The psychiatrist said new apps might need a clinical trial process involving “at least a few hundred cases”, adding that the more data the software could collect, the more accurately it would be able to indicate a patient’s profile to help develop treatment plans.
Van Breda, whose father is South African and mother is a Chinese Hongkonger, received his Bachelor of Science degree from HKU last year, with a major in molecular biology and biotechnology and a minor in science entrepreneurship.
The course and his experience caring for his mother got him interested in research on mental health issues.
His mum has fought illness since 2004, when she had thyroid cancer. She then had ovarian cancer in 2014 and her ovaries were removed. In 2020, she had lung cancer and needed surgery to remove part of her left lung.
“The sick ones always think of themselves as a burden on everyone around them,” van Breda said. “They get frustrated with not being able to take care of themselves. A lot of cancer patients also fear the recurrence of another episode, and that makes them very anxious.”
He said his mother, now 55, was well, taking long walks and exercising regularly.
He found time to focus on the start-up when he was able to switch to attending classes online at night, during the social unrest in 2019 and the Covid-19 pandemic.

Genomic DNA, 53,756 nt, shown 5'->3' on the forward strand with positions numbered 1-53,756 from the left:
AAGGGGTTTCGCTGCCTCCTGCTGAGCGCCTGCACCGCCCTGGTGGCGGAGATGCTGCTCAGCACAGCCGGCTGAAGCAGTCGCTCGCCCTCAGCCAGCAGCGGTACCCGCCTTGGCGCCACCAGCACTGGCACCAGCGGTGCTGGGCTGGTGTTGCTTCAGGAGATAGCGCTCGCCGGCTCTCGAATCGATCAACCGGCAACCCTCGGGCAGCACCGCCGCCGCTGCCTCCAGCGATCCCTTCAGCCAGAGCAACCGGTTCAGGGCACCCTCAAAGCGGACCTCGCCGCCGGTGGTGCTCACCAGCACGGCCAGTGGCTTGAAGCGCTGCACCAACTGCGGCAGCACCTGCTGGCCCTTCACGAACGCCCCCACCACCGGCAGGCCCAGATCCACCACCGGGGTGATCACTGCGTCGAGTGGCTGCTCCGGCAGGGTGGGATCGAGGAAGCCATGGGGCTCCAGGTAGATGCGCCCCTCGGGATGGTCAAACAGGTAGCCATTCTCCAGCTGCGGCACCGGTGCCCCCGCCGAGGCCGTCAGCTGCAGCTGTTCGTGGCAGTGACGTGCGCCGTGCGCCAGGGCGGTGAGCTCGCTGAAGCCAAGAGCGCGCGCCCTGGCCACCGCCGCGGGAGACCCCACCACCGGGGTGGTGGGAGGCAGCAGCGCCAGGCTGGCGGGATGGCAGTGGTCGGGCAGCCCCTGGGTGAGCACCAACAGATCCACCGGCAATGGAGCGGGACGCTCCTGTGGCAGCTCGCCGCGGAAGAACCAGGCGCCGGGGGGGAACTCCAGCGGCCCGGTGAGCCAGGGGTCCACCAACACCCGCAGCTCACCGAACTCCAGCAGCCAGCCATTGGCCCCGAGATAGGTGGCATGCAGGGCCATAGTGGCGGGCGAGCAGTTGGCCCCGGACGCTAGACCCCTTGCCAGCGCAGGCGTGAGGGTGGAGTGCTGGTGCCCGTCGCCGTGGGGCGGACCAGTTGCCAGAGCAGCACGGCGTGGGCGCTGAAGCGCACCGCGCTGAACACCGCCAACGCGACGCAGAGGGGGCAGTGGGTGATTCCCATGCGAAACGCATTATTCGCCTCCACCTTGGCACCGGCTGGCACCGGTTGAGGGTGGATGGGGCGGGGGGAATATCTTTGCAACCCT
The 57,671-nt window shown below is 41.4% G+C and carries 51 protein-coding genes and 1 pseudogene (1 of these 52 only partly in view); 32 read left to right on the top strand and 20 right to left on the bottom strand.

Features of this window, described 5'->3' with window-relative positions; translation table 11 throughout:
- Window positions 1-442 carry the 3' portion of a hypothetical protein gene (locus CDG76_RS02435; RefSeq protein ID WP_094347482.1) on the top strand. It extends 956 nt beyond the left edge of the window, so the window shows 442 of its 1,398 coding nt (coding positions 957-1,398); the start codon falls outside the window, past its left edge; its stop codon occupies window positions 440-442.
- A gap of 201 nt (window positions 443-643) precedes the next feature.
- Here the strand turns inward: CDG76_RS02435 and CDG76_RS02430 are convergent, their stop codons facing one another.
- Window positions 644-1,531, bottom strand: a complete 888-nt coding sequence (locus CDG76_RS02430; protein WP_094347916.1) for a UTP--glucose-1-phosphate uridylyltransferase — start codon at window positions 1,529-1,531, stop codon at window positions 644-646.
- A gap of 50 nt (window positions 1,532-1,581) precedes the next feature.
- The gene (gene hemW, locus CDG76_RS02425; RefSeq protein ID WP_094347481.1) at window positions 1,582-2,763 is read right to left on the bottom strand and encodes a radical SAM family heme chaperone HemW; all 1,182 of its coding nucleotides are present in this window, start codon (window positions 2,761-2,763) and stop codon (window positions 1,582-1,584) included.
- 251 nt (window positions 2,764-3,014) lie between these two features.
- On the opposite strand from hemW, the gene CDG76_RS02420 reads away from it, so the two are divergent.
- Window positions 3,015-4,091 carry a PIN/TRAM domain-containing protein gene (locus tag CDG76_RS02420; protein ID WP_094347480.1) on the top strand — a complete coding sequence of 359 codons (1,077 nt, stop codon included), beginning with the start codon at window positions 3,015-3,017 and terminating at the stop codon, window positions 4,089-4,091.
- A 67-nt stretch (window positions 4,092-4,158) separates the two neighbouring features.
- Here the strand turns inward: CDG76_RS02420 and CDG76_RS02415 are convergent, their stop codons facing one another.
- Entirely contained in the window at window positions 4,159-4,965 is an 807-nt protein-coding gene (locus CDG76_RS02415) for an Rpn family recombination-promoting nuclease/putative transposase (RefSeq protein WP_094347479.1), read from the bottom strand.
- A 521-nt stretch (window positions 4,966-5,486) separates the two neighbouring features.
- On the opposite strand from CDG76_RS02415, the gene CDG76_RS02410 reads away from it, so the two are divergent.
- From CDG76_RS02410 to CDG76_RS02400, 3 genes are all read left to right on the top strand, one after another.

He went online to seek out and consult experts in Britain and the United States, as well as professors at HKU and Chinese University.
“I started to understand the room for development, in terms of how AI and software could be applied,” he said.
The app was built by his teammate Ajit Krishna N.R, 22, a HKU computer science graduate who is no longer with Hollo.
As Hollo’s chief executive officer, van Breda said he took care of fundraising, outreach for research and development and most of the product and clinical trial management.
Three key members who joined late last year were data scientist Louis Luk Kin-fai, 30, who built the app’s AI models on detection and treatment personalisation, cognitive scientists Imogen Yih, 24, who worked on the psychological assessment models, and Duncan Lim, 25, who worked on the digital therapies.
Van Breda conceded that cost was a factor, as a six-week subscription for the Hollo app was currently priced at HK$3,900 and users could find this expensive.
For now, however, he said he hoped to get at least 10 doctors or oncologists to recommend the app to their patients, and another small-scale clinical trial would begin in October.
“Once that’s through, we’ll be clear to operate and sell in Hong Kong, because doctors will see the results of the study and understand how it works,” he said.
The next goal would be a trial by the US Food and Drug Administration next year and to obtain clearance to distribute the app in Asia, van Breda said.
Francis Fong Po-kiu, honorary president of the Hong Kong Information Technology Federation, recognised the challenges faced by Hollo, saying other local companies that developed smart health technology faced “a big hurdle” in pricing their products.
“You need to pinpoint what users really need, especially for chronically ill patients, for them to willingly buy,” he said.